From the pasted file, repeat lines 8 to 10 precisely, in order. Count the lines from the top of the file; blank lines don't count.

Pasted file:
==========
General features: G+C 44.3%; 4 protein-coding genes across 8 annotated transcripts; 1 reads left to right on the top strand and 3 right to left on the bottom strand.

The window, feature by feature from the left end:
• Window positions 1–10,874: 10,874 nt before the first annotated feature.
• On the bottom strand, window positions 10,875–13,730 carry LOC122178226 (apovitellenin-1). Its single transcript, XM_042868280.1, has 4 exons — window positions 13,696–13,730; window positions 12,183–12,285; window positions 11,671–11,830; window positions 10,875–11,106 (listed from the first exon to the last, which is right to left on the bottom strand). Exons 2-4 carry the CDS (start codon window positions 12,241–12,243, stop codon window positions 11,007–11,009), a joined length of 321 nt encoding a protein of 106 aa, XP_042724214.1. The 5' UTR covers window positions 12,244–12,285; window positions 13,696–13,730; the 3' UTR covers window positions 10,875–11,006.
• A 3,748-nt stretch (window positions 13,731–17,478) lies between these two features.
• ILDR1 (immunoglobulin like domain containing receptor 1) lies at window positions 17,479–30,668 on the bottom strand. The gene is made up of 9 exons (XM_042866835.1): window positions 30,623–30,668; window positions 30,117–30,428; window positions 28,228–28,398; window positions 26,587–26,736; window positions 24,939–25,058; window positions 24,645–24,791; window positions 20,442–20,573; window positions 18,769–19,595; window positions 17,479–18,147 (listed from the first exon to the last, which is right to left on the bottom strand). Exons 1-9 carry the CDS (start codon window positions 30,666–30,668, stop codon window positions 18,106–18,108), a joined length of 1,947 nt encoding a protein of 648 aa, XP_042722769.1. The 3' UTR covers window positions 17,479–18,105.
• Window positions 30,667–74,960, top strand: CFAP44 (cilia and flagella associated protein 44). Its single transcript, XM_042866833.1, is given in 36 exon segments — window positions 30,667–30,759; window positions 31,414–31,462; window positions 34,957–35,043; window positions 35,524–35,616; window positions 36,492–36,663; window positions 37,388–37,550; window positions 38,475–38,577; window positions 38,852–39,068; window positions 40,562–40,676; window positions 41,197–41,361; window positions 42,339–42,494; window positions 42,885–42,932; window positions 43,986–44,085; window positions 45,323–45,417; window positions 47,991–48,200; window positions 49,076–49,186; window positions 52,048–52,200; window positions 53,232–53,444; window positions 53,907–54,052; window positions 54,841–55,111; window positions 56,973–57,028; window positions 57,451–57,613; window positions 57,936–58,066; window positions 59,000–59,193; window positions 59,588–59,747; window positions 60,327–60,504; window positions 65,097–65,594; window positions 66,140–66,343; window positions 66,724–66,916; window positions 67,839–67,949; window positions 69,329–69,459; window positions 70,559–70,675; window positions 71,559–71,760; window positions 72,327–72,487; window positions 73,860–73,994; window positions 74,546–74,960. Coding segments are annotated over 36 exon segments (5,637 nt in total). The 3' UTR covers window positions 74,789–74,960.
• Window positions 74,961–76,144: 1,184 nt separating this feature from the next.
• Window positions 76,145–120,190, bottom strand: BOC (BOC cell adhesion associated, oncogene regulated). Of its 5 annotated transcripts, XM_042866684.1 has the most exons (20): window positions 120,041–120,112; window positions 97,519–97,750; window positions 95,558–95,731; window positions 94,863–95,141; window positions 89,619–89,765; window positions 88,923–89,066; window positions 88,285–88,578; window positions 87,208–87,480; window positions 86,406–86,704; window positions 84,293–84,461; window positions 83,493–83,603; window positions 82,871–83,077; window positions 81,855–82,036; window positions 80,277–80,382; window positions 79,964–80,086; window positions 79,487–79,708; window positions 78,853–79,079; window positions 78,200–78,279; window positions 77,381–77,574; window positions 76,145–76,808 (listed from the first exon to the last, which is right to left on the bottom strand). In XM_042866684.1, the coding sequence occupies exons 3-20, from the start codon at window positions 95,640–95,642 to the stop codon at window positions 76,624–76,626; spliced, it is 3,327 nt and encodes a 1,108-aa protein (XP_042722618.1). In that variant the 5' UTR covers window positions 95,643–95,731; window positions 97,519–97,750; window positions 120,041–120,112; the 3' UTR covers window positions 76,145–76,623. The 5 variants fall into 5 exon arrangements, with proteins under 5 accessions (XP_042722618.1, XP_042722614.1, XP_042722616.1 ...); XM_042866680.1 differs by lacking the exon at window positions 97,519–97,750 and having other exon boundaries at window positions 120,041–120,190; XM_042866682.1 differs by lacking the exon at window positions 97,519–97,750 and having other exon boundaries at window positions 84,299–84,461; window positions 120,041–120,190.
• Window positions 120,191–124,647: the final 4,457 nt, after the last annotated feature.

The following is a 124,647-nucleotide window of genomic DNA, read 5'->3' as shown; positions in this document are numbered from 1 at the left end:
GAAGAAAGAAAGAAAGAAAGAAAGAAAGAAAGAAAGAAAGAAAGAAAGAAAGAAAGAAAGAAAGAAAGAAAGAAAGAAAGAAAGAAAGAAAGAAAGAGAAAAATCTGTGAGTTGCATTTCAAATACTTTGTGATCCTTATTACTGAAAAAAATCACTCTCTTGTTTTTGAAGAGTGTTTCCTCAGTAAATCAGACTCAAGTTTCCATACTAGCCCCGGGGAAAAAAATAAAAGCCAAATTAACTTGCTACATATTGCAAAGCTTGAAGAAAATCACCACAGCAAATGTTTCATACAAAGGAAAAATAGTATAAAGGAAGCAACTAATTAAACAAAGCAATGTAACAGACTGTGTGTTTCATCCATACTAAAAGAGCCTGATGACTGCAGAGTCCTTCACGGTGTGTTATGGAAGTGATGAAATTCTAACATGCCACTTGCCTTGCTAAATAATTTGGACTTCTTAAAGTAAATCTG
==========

• Window positions 74,961–76,144: 1,184 nt separating this feature from the next.
• Window positions 76,145–120,190, bottom strand: BOC (BOC cell adhesion associated, oncogene regulated). Of its 5 annotated transcripts, XM_042866684.1 has the most exons (20): window positions 120,041–120,112; window positions 97,519–97,750; window positions 95,558–95,731; window positions 94,863–95,141; window positions 89,619–89,765; window positions 88,923–89,066; window positions 88,285–88,578; window positions 87,208–87,480; window positions 86,406–86,704; window positions 84,293–84,461; window positions 83,493–83,603; window positions 82,871–83,077; window positions 81,855–82,036; window positions 80,277–80,382; window positions 79,964–80,086; window positions 79,487–79,708; window positions 78,853–79,079; window positions 78,200–78,279; window positions 77,381–77,574; window positions 76,145–76,808 (listed from the first exon to the last, which is right to left on the bottom strand). In XM_042866684.1, the coding sequence occupies exons 3-20, from the start codon at window positions 95,640–95,642 to the stop codon at window positions 76,624–76,626; spliced, it is 3,327 nt and encodes a 1,108-aa protein (XP_042722618.1). In that variant the 5' UTR covers window positions 95,643–95,731; window positions 97,519–97,750; window positions 120,041–120,112; the 3' UTR covers window positions 76,145–76,623. The 5 variants fall into 5 exon arrangements, with proteins under 5 accessions (XP_042722618.1, XP_042722614.1, XP_042722616.1 ...); XM_042866680.1 differs by lacking the exon at window positions 97,519–97,750 and having other exon boundaries at window positions 120,041–120,190; XM_042866682.1 differs by lacking the exon at window positions 97,519–97,750 and having other exon boundaries at window positions 84,299–84,461; window positions 120,041–120,190.
• Window positions 120,191–124,647: the final 4,457 nt, after the last annotated feature.